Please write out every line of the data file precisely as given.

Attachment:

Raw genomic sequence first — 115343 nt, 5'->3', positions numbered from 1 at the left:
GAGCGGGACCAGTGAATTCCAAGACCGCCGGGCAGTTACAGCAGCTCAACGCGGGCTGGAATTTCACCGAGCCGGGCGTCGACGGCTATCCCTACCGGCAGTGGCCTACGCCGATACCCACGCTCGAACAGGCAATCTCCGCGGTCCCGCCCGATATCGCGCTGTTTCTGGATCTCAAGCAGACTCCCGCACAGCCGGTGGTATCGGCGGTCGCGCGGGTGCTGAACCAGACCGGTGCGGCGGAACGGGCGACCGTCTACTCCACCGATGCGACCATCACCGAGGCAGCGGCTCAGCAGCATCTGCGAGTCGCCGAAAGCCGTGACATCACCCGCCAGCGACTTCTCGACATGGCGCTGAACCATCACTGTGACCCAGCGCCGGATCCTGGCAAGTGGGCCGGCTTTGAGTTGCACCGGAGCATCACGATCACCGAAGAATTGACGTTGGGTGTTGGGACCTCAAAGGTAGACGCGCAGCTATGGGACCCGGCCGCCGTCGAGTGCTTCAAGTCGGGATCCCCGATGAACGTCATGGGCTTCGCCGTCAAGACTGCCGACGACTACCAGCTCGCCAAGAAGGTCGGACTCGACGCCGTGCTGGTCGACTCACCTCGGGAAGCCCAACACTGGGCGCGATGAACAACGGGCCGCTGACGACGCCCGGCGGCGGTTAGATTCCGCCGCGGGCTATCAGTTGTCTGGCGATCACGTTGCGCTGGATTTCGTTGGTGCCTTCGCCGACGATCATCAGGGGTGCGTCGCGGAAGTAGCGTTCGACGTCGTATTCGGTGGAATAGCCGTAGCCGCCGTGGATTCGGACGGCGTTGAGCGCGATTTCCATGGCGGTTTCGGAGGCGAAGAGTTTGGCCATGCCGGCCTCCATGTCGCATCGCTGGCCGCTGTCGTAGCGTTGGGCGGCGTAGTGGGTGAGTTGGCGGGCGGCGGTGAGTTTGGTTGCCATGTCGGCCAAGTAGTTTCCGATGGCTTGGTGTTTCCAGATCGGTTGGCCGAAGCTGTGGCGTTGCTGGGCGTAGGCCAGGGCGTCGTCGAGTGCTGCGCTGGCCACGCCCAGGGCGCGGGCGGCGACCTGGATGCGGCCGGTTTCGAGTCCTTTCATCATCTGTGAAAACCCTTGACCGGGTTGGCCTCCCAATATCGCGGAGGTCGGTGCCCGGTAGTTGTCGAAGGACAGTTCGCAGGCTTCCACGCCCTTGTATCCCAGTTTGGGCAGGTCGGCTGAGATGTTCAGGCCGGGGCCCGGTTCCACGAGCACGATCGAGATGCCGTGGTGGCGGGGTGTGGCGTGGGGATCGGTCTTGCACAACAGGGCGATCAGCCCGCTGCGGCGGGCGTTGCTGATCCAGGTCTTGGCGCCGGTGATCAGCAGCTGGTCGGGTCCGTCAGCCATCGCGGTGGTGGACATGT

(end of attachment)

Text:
Raw genomic sequence first — 115343 nt, 5'->3', positions numbered from 1 at the left:
GAGCGGGACCAGTGAATTCCAAGACCGCCGGGCAGTTACAGCAGCTCAACGCGGGCTGGAATTTCACCGAGCCGGGCGTCGACGGCTATCCCTACCGGCAGTGGCCTACGCCGATACCCACGCTCGAACAGGCAATCTCCGCGGTCCCGCCCGATATCGCGCTGTTTCTGGATCTCAAGCAGACTCCCGCACAGCCGGTGGTATCGGCGGTCGCGCGGGTGCTGAACCAGACCGGTGCGGCGGAACGGGCGACCGTCTACTCCACCGATGCGACCATCACCGAGGCAGCGGCTCAGCAGCATCTGCGAGTCGCCGAAAGCCGTGACATCACCCGCCAGCGACTTCTCGACATGGCGCTGAACCATCACTGTGACCCAGCGCCGGATCCTGGCAAGTGGGCCGGCTTTGAGTTGCACCGGAGCATCACGATCACCGAAGAATTGACGTTGGGTGTTGGGACCTCAAAGGTAGACGCGCAGCTATGGGACCCGGCCGCCGTCGAGTGCTTCAAGTCGGGATCCCCGATGAACGTCATGGGCTTCGCCGTCAAGACTGCCGACGACTACCAGCTCGCCAAGAAGGTCGGACTCGACGCCGTGCTGGTCGACTCACCTCGGGAAGCCCAACACTGGGCGCGATGAACAACGGGCCGCTGACGACGCCCGGCGGCGGTTAGATTCCGCCGCGGGCTATCAGTTGTCTGGCGATCACGTTGCGCTGGATTTCGTTGGTGCCTTCGCCGACGATCATCAGGGGTGCGTCGCGGAAGTAGCGTTCGACGTCGTATTCGGTGGAATAGCCGTAGCCGCCGTGGATTCGGACGGCGTTGAGCGCGATTTCCATGGCGGTTTCGGAGGCGAAGAGTTTGGCCATGCCGGCCTCCATGTCGCATCGCTGGCCGCTGTCGTAGCGTTGGGCGGCGTAGTGGGTGAGTTGGCGGGCGGCGGTGAGTTTGGTTGCCATGTCGGCCAAGTAGTTTCCGATGGCTTGGTGTTTCCAGATCGGTTGGCCGAAGCTGTGGCGTTGCTGGGCGTAGGCCAGGGCGTCGTCGAGTGCTGCGCTGGCCACGCCCAGGGCGCGGGCGGCGACCTGGATGCGGCCGGTTTCGAGTCCTTTCATCATCTGTGAAAACCCTTGACCGGGTTGGCCTCCCAATATCGCGGAGGTCGGTGCCCGGTAGTTGTCGAAGGACAGTTCGCAGGCTTCCACGCCCTTGTATCCCAGTTTGGGCAGGTCGGCTGAGATGTTCAGGCCGGGGCCCGGTTCCACGAGCACGATCGAGATGCCGTGGTGGCGGGGTGTGGCGTGGGGATCGGTCTTGCACAACAGGGCGATCAGCCCGCTGCGGCGGGCGTTGCTGATCCAGGTCTTGGCGCCGGTGATCAGCAGCTGGTCGGGTCCGTCAGCCATCGCGGTGGTGGACATGT